taxidermia

Review: Taxidermia (2006)

taxidermia

I don’t know if I would go so far as to call György Pálfi our next Fellini (circa late 1960s), our next Pasolini, or even some predictable filmmaker going out of his way to offend us — even if the visual cues for his most recent film suggests all this. But he does have talent. And Taxidermia, which finally gets a limited and long overdue American release this Friday, is certainly not for weak stomachs or limited-minded men who cloak their shallow prejudicial insights inside the sheltered caverns of higher education. The distinguished critic sitting behind me, not the type to sit through a Saw installment, made numerous sounds of disgust. I kept slouching downward in my seat so that the remnants of some half-digested lunch wouldn’t hit me unexpectedly in the back of my head. But thankfully the critic was civilized.

The New York people may not get this film. But then again, they might. For my own part, I feel inclined to applaud it. For there is a regurgitation-heavy eating contest here that makes the “Lardass” scene in Stand By Me look as innocuous as a Disney film. Two men, having just finished shoving spoonfuls of some disgusting stew in their mouth, are now regurgitating their stomachs out of view of the audience. They then begin discussing a woman they’re trying to impress in the audience, all the while puking their guts into a bucket. When they return back to the competition, Pálfi’s camera sweeps through the crowd with an unexpected excitement. I was both disgusted and galvanized by this, and it is a rare film indeed that can dislodge two entirely differing feelings like this at the same time. And this audacious emotional combo made the Hollywood movie I saw afterward seem notably limp by comparison.

But Taxidermia isn’t just a film of scatological shock value. If you’re willing to give this film a chance (and, again, I hesitate to recommend this to those of flaccid constitutions), it offers some inventive visual ideas. A joyful man pisses fire. A camera circles across a floor containing a bathtub, revealing yet another matching bathtub, which houses any number of strange sights in its cavity (an animal carcass, a recently born infant, et al.). An act of bestiality has the violated animal transforming into various women. An enormous man — that champion eater, pictured above, a few decades later — sits permanently in an apartment with endless boxes of chocolate bars. There are giant cats he keeps in a cage and that he keeps big by having his son — a taxidermist — constantly feed them butter. Should I mention the ejaculation mass that shoots into a starscape? Or the creepy pederast we discover in the landscape of a pop-up book? Or, for that matter, the cock (penis) that gets pecked by another cock (animal)?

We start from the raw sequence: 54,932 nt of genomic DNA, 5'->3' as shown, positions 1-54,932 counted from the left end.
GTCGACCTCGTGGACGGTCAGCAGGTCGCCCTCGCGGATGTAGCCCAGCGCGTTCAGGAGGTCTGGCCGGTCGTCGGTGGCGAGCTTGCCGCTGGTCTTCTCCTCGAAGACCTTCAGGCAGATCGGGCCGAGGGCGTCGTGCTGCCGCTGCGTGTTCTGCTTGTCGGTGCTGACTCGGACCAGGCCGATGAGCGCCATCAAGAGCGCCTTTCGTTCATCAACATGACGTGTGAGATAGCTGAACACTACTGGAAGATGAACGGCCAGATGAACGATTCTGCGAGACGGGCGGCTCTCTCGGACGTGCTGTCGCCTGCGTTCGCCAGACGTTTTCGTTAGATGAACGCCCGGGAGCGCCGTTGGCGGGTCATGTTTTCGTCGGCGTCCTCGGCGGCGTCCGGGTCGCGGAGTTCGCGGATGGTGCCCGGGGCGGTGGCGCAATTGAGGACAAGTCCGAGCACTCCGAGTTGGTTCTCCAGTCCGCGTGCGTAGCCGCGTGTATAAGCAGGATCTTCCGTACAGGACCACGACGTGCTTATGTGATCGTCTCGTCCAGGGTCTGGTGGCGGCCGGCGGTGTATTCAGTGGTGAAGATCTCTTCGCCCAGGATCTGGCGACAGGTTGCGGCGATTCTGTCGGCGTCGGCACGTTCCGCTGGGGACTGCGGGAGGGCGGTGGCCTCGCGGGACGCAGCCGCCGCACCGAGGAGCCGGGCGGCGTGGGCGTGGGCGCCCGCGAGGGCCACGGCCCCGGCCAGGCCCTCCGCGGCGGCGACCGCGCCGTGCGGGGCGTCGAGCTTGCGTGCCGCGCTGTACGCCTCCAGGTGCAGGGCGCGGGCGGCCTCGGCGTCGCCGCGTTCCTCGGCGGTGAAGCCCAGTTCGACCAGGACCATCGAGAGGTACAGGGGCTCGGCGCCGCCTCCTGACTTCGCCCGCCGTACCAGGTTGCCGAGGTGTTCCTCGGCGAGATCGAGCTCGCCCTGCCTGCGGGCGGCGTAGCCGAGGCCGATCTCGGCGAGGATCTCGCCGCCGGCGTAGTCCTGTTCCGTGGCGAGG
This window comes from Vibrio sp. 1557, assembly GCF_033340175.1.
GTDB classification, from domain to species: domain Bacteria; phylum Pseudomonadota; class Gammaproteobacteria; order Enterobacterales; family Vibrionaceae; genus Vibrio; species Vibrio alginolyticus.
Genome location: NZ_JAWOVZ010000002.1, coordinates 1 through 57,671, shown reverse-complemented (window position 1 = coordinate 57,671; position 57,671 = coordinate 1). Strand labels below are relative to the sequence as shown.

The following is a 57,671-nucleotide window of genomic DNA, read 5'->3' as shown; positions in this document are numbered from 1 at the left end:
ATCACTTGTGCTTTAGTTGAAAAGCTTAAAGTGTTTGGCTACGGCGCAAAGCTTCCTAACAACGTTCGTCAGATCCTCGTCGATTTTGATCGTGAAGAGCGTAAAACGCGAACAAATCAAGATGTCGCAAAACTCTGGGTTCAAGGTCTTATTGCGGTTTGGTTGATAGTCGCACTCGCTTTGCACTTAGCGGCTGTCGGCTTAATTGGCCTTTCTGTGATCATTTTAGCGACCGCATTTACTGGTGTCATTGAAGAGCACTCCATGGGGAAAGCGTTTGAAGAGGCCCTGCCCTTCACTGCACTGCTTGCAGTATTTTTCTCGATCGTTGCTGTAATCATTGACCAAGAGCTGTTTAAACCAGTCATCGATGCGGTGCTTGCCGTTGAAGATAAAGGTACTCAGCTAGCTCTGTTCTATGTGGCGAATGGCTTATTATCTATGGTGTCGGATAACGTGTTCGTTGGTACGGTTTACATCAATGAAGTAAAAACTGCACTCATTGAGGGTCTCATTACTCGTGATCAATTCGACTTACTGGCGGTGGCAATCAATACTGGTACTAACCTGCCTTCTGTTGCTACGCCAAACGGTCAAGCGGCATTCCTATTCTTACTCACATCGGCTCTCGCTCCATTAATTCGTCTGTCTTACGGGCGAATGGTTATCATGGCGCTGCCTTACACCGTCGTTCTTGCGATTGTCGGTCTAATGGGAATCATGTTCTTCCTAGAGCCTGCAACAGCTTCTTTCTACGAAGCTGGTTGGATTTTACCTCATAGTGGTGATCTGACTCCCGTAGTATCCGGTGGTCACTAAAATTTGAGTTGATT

If such sights trouble you, you should probably blame Lajos Parti Nagy, whose short stories provided the source material for Pálfi to go crazy here. And while the last ten minutes of the film does feature some minor torture porn and the results, on the whole, don’t always work, I doubt very highly that I will see another film in which two champion eaters are enlisted to eat caviar on a boat to celebrate the 20th anniversary of Communist liberation. The film can be cartoonish at times. (Gergely Trócsányi’s shouting as the champion eater grows a bit tedious, but he is replaced by another actor in the next installment. I should probably point out that this film is also a three-part multi-generational epic.) But it’s easily one of the more alive films I’ve seen in a while.

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One Comment

  1. Ed, thank you for reviewing this film. It is probably one of the best films I’ve seen this year–and definitely the most daring. You may be right that New Yorkers may not get this movie–perhaps particularly its political message–but many may enjoy its visual and paradoxical emotional appeal.

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